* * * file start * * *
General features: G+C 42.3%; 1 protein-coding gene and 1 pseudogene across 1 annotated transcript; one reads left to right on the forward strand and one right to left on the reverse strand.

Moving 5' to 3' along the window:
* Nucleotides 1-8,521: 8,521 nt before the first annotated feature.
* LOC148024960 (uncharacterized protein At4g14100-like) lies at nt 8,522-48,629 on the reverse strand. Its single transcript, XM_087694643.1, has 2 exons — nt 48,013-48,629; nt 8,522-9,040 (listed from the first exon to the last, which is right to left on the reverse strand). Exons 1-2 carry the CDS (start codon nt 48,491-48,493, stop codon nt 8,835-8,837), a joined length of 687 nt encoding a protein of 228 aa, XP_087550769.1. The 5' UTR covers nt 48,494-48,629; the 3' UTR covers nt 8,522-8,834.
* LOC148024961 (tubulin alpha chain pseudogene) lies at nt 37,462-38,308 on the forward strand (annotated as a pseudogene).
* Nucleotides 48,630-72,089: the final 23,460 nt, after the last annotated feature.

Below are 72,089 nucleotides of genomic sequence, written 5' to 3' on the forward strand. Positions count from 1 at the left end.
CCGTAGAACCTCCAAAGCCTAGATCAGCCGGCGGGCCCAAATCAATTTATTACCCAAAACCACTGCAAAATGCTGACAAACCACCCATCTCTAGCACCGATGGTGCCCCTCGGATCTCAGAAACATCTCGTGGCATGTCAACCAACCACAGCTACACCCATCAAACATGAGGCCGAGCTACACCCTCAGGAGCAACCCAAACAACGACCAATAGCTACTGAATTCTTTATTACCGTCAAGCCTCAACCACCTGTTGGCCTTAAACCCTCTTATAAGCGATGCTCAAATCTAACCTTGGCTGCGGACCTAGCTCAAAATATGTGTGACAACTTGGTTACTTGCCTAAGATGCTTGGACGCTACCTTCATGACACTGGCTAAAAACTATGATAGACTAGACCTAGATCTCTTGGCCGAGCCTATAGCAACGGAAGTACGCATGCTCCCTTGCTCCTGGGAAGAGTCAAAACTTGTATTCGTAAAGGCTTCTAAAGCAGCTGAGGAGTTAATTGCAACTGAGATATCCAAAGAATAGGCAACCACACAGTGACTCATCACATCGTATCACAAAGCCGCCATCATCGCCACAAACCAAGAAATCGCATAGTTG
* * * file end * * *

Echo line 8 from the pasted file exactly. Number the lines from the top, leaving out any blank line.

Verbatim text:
CCGTAGAACCTCCAAAGCCTAGATCAGCCGGCGGGCCCAAATCAATTTATTACCCAAAACCACTGCAAAATGCTGACAAACCACCCATCTCTAGCACCGATGGTGCCCCTCGGATCTCAGAAACATCTCGTGGCATGTCAACCAACCACAGCTACACCCATCAAACATGAGGCCGAGCTACACCCTCAGGAGCAACCCAAACAACGACCAATAGCTACTGAATTCTTTATTACCGTCAAGCCTCAACCACCTGTTGGCCTTAAACCCTCTTATAAGCGATGCTCAAATCTAACCTTGGCTGCGGACCTAGCTCAAAATATGTGTGACAACTTGGTTACTTGCCTAAGATGCTTGGACGCTACCTTCATGACACTGGCTAAAAACTATGATAGACTAGACCTAGATCTCTTGGCCGAGCCTATAGCAACGGAAGTACGCATGCTCCCTTGCTCCTGGGAAGAGTCAAAACTTGTATTCGTAAAGGCTTCTAAAGCAGCTGAGGAGTTAATTGCAACTGAGATATCCAAAGAATAGGCAACCACACAGTGACTCATCACATCGTATCACAAAGCCGCCATCATCGCCACAAACCAAGAAATCGCATAGTTG